Raskin has not indicated publicly whether he will run, and a spokesperson declined to comment. The four-term congressman announced last month that he is in remission from diffuse large B-cell lymphoma.
Trone is among a group of vocal supporters of the Jewish state in the moderate wing of the Democratic Caucus, as well as a co-chair and founder of the Abraham Accords Caucus. His Total Wine & More chain is also the largest retailer of Israeli wine in the U.S., and he has been outspoken against the BDS movement, including the description “From Judea, Stop the BDS Movement,” on the web listings for some wines produced in the West Bank.
In the past year in Congress, Trone has supported anti-BDS efforts as well as calls for the European Union to designate the Islamic Revolutionary Guard Corps as a terrorist group, for the U.N. Commission of Inquiry investigating Israel to be shut down and for the U.N. to fire Special Rapporteur Francesca Albanese, as well as efforts to combat antisemitism domestically.
He also expressed concerns last year about the Biden administration’s efforts to reenter the Iran nuclear deal. In 2019, Trone joined a letter urging Democratic leadership to take action in response to comments by Reps. Ilhan Omar (D-MN) and Rashida Tlaib (D-MI) that invoked antisemitic tropes.
Trone is a major donor to AIPAC and also gave $1.5 million last year to support the Hillel at Furman University, his alma mater. A spokesperson for Trone did not respond to a request for comment.
Alsobrooks has led the majority-Black Prince George’s County since 2018. The county, Maryland’s second largest, has a much smaller Jewish population than Montgomery County or Baltimore County. But she has a good relationship with Jewish advocates in the Washington metropolitan area. In December she spoke at the D.C. JCRC’s annual legislative breakfast, and shared how her parents and grandparents worked alongside Jewish activists during the civil rights movement of the 1950s and 1960s.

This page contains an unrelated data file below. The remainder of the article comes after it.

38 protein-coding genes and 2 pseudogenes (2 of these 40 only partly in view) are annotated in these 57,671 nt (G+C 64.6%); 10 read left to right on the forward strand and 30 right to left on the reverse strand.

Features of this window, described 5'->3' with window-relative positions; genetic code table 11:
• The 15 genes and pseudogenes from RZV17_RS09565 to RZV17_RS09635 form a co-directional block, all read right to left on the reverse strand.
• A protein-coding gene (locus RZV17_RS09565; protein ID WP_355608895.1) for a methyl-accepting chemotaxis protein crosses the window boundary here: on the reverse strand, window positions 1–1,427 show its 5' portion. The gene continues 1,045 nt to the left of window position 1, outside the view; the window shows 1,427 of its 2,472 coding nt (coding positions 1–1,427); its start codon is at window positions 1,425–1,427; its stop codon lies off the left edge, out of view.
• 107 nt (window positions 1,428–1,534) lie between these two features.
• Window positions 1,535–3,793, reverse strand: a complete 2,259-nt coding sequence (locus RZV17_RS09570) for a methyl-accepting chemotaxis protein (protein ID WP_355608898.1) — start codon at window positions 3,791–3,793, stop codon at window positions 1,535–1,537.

“Growing up, it was conveyed to me in no uncertain terms that the Jewish community was with us every step of the way,” she said at the meeting.
Alsobrooks traveled to Israel in 2019 with a delegation organized by the American Israel Education Foundation, a nonprofit associated with AIPAC.
“She has become more familiar with the Jewish community in recent years and understands our priorities and concerns. She’s been a strong voice against antisemitism and hate,” Behnam Dayanim, a lawyer and an activist in the Orthodox community in Montgomery County, told JI.
In a statement released on Monday, Alsobrooks thanked Cardin and said he “served selflessly and worked hard for all of us,” but did not share her future plans. A spokesperson for Alsobrooks declined to comment.
“I hope [Alsobrooks] runs for the seat,” said Susan Turnbull, a Jewish community leader and Democratic activist who in 2018 was the Democratic candidate for lieutenant governor. “I think having been involved in local politics for decades, it’s time that Maryland has more women in our federal offices.”
Alsobrooks is term-limited and will not be able to run for reelection to county executive.
Jawando, the Montgomery County Councilmember, told the publication Maryland Matters in April that he was considering a run for Cardin’s seat. “Should Sen. Cardin decide to retire after his years of service, I’ve certainly been encouraged to consider ways for me to continue my service, and that’s something I’m thinking about,” he said.
Last year, Jawando was a leading critic of a Montgomery County Council resolution that condemned antisemitism and affirmed the International Holocaust Remembrance Alliance working definition of antisemitism. A compromise version of the resolution, which was drafted to incorporate some concerns from critics of the IHRA definition, passed unanimously.
“I stand firmly with the Jewish community and unequivocally against antisemitism,” Jawando said during the public debate about the resolution, and pledged to support it. “I do so soberly, acknowledging that no matter what the outcome today, harm will be done. I want to express my dismay in the process that led us to today’s vote.” Other critics of the final resolution included the Council on American-Islamic Relations, Jewish Voice for Peace and the Democratic Socialists of America.
“I think he needs to engage in more outreach to the mainstream Jewish community,” said Halber, who worked with local Jewish leaders to draft the compromise resolution.
A spokesperson for Jawando did not respond to a request for comment on Monday night.
Maryland’s primary election is set for May 14, 2024.